The diesel emissions scandal at Volkswagen has called into question the principles the company has touted: environmental protection, sustainability and social responsibility. The damage done by the deception perpetrated on its customers will take a long time to heal.
Volkswagen workers also are feeling deceived, not so much by the emissions cheating, but by the company’s behavior at its Chattanooga, Tennessee, plant. After the tainted February 2014 representation election, where anti-union politicians and big money interests interfered with the vote, the UAW filed election objections with the National Labor Relations Board. But Volkswagen was not eager for a public airing of that election conduct. So in an April 2014 agreement between Volkswagen and the UAW, the union agreed to withdraw its objections at the NLRB and Volkswagen promised to recognize the UAW based on its majority support. The UAW withdrew its objections; Volkswagen has ignored its promise.
The UAW chartered Local 42 in July 2014 to carry on the fight. Tennessee politicians, especially Gov. Bill Haslam, have continued a drumbeat of baseless assertions that unionization would hurt the state’s economic vitality, completely ignoring the thriving General Motors plant in Spring Hill represented by UAW Local 1853. In 2015, Local 42 made the strategic decision to pursue its goal of a collective bargaining agreement in a series of steps. The first step was to seek an election for the plant’s 160 skilled trades workers. Volkswagen scrambled to re-engage with the union, asking for meetings to discuss its long-ignored agreement on recognition. Meetings were scheduled and then canceled by the company. When Local 42 filed its petition at the NLRB, Volkswagen sent a “special communication” to all Chattanooga employees, notifying them of its opposition to the petition but indicating it would enter collective bargaining if the UAW was elected.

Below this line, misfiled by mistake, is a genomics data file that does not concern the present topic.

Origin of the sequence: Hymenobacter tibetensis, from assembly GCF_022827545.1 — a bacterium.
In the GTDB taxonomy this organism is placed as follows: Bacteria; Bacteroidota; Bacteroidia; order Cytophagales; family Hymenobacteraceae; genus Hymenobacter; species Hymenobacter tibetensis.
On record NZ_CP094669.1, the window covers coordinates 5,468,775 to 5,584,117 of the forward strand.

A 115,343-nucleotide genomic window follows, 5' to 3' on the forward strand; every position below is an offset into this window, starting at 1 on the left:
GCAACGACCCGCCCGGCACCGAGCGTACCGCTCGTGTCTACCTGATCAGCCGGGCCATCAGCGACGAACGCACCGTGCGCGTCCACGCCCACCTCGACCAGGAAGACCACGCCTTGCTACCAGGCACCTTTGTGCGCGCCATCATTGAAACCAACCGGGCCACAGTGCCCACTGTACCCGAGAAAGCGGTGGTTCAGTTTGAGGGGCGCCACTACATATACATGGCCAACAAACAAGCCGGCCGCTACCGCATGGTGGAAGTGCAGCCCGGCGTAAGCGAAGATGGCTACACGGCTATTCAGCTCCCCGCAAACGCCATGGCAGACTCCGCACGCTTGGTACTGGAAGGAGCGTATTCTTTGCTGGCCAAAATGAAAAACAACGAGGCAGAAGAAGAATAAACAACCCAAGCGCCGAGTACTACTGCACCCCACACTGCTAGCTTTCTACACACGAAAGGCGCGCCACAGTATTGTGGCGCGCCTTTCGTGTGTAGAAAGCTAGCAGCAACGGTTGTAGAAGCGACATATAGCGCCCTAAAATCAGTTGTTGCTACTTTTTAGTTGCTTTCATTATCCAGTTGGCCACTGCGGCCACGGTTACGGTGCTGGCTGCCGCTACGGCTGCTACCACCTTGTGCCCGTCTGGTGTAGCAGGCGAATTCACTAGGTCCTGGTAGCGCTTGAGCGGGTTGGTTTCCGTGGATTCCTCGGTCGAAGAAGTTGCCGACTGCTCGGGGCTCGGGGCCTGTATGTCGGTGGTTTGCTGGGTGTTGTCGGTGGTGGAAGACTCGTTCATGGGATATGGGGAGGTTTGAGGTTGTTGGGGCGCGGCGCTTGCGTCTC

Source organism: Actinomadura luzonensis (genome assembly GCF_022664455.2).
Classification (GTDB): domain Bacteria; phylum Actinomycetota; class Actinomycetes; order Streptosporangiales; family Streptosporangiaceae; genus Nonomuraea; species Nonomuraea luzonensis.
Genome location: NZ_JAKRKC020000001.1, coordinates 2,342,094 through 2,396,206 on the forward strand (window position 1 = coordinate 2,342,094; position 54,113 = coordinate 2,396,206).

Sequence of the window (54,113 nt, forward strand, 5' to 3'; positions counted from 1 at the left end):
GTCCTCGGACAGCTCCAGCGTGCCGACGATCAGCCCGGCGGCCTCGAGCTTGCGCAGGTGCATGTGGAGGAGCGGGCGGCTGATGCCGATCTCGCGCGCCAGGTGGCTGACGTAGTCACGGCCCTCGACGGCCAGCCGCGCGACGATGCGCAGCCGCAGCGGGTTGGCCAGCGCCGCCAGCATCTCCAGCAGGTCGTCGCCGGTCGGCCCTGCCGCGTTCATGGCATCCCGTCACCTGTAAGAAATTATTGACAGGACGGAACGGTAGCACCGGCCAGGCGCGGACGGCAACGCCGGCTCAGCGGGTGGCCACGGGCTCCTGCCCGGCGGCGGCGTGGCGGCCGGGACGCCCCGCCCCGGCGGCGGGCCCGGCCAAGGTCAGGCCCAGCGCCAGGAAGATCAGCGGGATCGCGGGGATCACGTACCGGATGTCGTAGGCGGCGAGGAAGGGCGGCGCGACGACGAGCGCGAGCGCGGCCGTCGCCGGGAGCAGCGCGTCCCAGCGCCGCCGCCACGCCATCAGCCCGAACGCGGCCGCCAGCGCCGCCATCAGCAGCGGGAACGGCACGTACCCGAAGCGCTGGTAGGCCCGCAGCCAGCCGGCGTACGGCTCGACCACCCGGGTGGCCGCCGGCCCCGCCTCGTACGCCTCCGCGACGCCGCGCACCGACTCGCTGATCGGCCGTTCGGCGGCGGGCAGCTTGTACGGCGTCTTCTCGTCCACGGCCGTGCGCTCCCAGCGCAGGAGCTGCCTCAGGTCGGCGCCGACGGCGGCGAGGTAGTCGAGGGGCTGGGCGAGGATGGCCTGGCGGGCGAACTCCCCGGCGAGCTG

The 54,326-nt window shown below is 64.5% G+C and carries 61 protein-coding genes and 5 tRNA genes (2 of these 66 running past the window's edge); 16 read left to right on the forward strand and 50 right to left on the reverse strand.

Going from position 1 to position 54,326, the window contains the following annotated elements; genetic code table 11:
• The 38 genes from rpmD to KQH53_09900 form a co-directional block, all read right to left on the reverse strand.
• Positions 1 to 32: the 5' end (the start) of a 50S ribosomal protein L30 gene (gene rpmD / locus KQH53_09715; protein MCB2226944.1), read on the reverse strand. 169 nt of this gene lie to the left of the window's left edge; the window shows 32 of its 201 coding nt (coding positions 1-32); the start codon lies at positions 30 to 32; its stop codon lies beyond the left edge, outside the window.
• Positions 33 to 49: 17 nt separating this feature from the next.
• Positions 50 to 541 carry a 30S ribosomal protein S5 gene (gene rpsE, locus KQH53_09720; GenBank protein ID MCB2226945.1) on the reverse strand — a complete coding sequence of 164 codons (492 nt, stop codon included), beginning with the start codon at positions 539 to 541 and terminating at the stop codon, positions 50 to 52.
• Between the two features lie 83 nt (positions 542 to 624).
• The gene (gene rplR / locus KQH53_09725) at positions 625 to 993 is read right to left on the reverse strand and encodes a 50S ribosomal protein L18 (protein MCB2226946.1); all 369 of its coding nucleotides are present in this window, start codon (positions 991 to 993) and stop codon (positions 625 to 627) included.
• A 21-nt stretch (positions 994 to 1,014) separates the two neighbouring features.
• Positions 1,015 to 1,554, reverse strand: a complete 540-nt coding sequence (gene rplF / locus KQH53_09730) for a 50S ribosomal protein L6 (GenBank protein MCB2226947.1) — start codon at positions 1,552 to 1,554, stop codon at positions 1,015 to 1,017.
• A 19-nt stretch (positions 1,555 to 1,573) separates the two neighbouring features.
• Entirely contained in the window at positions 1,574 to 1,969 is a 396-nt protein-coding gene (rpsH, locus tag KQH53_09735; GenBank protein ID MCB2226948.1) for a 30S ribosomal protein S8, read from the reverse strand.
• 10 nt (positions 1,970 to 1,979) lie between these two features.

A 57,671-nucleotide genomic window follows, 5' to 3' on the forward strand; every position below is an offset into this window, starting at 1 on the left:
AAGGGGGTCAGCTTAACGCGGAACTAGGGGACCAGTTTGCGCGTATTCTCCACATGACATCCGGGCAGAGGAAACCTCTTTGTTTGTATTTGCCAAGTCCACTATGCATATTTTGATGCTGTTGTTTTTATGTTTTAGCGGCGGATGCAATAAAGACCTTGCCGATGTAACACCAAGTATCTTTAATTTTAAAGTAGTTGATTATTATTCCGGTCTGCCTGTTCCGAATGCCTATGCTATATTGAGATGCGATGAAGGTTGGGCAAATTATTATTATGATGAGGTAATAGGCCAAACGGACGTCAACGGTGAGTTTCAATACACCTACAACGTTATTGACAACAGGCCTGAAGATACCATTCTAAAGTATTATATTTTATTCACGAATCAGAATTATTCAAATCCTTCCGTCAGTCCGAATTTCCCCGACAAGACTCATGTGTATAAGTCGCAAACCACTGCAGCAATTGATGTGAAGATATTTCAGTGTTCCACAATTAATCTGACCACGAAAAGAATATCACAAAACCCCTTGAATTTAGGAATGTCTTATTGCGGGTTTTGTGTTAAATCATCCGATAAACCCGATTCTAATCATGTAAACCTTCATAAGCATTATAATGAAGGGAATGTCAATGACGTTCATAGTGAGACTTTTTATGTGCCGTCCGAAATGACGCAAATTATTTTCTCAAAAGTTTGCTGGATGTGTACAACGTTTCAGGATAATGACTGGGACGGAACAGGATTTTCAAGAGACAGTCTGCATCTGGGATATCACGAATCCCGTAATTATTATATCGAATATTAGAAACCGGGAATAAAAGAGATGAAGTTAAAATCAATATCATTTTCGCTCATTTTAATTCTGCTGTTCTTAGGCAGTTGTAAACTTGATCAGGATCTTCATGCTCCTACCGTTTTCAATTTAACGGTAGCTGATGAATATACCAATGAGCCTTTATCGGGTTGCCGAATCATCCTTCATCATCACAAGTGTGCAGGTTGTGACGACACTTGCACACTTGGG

Local 42 was elected, by better than a 70% margin. Yet within weeks of their victory, Volkswagen again went back on its word, refusing to begin negotiations and appealing the NLRB’s election decision. Volkswagen’s refusal to bargain is not only a reversal of its pre-election statements, but violates its own Declaration on Social Rights and Industrial Relationships.
To regain the trust of its stakeholders, Volkswagen must make corporate social responsibility (CSR) more than just a slogan and a public relations strategy. It must recognize that emissions controls are meant to limit the social costs of air pollution, and that collective bargaining helps create and sustain a productive and secure workforce.
The 12.5 million women and men of the AFL-CIO call on Volkswagen to turn a new page, fulfill its promises, and sit down with UAW Local 42 to negotiate a collective bargaining agreement.